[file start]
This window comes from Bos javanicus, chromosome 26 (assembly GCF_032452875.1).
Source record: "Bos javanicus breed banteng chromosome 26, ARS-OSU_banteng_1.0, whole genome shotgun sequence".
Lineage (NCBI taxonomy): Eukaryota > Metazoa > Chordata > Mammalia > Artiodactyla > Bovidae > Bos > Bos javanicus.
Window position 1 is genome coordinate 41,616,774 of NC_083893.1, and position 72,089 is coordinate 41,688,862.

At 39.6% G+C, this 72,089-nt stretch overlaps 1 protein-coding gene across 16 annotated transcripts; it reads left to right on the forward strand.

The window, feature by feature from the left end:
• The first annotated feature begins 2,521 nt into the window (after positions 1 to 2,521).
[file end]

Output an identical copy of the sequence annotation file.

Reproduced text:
This window comes from Bos javanicus, chromosome 26 (assembly GCF_032452875.1).
Source record: "Bos javanicus breed banteng chromosome 26, ARS-OSU_banteng_1.0, whole genome shotgun sequence".
Lineage (NCBI taxonomy): Eukaryota > Metazoa > Chordata > Mammalia > Artiodactyla > Bovidae > Bos > Bos javanicus.
Window position 1 is genome coordinate 41,616,774 of NC_083893.1, and position 72,089 is coordinate 41,688,862.

At 39.6% G+C, this 72,089-nt stretch overlaps 1 protein-coding gene across 16 annotated transcripts; it reads left to right on the forward strand.

The window, feature by feature from the left end:
• The first annotated feature begins 2,521 nt into the window (after positions 1 to 2,521).